As I’m writing this, you have information that I don’t. For me, it’s Monday night, about 20 hours before the polls close on Election Day. For you, it’s Wednesday morning or after, and the results of who won the races and the fate of the ballot amendments are likely well established. Did Craig Greenberg cruise into the mayor’s seat? Did Morgan McGarvey even break a sweat on his route to Congress? Is Rand Paul returning for a third term? Or were there upsets? How compromised is the future of abortion access in the Commonwealth? You probably already know (at least some of) those answers, but one of the only things that I know so far is that the aforementioned incumbent Republican U.S. Senator, Rand Paul, ran a cowardly and dangerous campaign against his progressive counterpart Charles Booker.
Days after Paul missed the deadline to accept an invitation to a candidate forum hosted by KET in early October, and it became clear he was not going to answer Booker’s calls for a debate, the senator worked to flip the narrative by releasing an inflammatory ad. It was a doom-and-gloom video suggesting Booker befriends violent people, and that the challenger wasn’t actually interested in an exchange of ideas, despite calling multiple times for exactly that.
It’s a loaded and gross ad that is accusatory toward several prominent local Democrats, but the tagline at the end is the most explosive aspect: “It’s clear: Charles Booker doesn’t believe in civil discourse, only violence.”
Booker, who ran a campaign on unity and hope, was framed as aggressive and militant. Paul choose to fan the flames and heighten the political temperature through partisan dogwhistling, which, in the current climate, is extremely dicey and irresponsible.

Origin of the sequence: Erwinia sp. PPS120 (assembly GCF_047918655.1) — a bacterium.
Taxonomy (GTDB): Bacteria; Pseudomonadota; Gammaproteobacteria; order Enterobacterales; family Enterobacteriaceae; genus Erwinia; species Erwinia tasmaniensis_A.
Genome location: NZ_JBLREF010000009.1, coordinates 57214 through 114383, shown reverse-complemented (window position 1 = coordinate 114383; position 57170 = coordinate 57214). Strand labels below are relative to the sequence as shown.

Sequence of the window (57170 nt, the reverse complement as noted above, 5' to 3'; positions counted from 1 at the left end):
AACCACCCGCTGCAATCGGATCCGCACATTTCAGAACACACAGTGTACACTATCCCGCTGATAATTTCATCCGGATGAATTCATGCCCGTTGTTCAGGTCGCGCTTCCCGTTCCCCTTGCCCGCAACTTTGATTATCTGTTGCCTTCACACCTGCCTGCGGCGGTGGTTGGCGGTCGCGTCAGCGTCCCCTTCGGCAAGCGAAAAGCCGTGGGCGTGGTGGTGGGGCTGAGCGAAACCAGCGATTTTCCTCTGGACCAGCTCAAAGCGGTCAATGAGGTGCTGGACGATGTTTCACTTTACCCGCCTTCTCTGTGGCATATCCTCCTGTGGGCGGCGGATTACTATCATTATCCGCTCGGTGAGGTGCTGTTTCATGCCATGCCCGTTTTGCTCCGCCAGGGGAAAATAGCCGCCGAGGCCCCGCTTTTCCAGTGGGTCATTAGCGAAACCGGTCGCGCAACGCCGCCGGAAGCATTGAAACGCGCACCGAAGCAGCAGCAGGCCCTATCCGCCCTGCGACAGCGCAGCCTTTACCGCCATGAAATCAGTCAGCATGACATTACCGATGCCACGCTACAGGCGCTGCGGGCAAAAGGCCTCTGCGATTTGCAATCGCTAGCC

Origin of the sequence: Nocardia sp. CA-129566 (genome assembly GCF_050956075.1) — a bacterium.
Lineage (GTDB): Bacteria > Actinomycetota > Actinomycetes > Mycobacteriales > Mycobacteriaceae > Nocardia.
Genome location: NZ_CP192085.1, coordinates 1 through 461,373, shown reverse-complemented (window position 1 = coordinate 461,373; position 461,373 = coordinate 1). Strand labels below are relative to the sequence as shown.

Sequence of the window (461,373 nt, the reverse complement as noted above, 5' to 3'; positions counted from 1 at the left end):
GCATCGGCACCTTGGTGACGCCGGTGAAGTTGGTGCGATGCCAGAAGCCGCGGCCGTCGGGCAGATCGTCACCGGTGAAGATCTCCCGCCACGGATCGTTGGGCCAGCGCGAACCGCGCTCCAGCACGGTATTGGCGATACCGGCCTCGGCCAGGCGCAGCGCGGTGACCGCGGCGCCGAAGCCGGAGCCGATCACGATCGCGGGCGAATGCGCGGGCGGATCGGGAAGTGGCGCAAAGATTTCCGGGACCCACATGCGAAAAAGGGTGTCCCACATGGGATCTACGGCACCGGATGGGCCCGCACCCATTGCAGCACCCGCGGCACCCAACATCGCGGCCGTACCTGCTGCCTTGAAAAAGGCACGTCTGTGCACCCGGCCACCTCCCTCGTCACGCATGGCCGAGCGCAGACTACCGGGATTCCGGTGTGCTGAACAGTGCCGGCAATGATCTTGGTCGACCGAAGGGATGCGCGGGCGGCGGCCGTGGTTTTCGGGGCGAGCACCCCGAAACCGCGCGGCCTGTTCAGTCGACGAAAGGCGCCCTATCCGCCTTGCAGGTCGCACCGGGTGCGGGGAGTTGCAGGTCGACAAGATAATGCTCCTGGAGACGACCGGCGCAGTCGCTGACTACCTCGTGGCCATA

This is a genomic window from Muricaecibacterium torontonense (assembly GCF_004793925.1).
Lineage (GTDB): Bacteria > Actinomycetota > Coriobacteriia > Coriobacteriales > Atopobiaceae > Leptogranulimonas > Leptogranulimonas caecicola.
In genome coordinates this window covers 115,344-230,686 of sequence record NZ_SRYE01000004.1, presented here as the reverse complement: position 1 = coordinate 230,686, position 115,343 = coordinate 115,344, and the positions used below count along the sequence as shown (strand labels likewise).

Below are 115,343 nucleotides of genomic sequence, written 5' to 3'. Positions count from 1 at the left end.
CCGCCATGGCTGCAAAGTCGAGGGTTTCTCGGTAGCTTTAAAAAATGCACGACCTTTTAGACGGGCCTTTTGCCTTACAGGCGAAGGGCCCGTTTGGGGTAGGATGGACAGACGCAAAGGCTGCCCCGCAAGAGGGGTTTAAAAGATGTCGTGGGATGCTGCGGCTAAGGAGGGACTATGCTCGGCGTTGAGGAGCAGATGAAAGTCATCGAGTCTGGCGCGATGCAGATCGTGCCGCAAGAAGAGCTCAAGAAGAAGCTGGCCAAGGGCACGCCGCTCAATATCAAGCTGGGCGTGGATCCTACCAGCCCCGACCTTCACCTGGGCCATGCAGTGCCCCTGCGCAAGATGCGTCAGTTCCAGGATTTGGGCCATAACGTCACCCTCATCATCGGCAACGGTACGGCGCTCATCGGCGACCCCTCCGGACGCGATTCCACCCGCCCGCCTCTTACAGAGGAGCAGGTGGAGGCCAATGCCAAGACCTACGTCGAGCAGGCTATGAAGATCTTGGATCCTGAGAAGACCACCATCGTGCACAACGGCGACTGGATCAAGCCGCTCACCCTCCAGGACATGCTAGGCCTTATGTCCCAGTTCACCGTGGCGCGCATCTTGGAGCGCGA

In an appearance on Fox News shortly after the attack on Paul Pelosi, Rand Paul spoke of the parallel between the Speaker of the House’s husband’s recent hospitalization after being hit by a hammer during a home invasion, and his own experience of being tackled and severely injured by his neighbor in 2017. At first it seemed that Rand Paul — who has been unnecessarily made fun of about the attack on him — was going to be level-headed during a time when misinformation was spreading like wildfire. While he didn’t lean into deep conspiracy, he, after trying to initially sound empathetic, almost instantly made the situation about politics, accusing the Dems of creating a “misdirection.”
“I think we should have some compassion for Paul Pelosi and not make everything about politics,” he said on Fox News. “But I see today, and yesterday, all the left-wing is doing, all the Democrats are doing, are trying to make this about politics and I think this is a misdirection thing to get away from all of the things they are doing so terribly with the economy, with crime and everything else.”
How do you contradict yourself that hard in less than 100 words? He thinks he’s throwing out feints within feints here, but this is just blatantly egregious political pandering. There’s no buffer between the show-some-compassion-this-is-about-more-than-politics part and the Democrats-are-ruining-America part.
This isn’t a low-stakes situation. In terms of the Pelosi attack, there’s a disinformation campaign centered around a man who committed a crime after being radicalized from disinformation campaigns. Several right-wing politicians and pundits are spreading it. The richest person in the world — who now owns a major social media network — posted a link to a debunked conspiracy theory about the attack.
It was an opportunity for Rand Paul to rise above that. He failed.
Even looking back at Paul screaming at Dr. Anthony Fauci during the peak of COVID, it was clearly political theater, more of a PR stunt than a conviction contest. He was campaigning. A viral batshit video is essentially a free campaign ad when you’re trying to inflame a certain base.
To me, it’s clear that Paul is floundering as he’s morphing into something that he once claimed to hate: a career politician who spends their time playing the game instead of working for the people. And he’s diving in hard during a significantly dangerous time to do so. •
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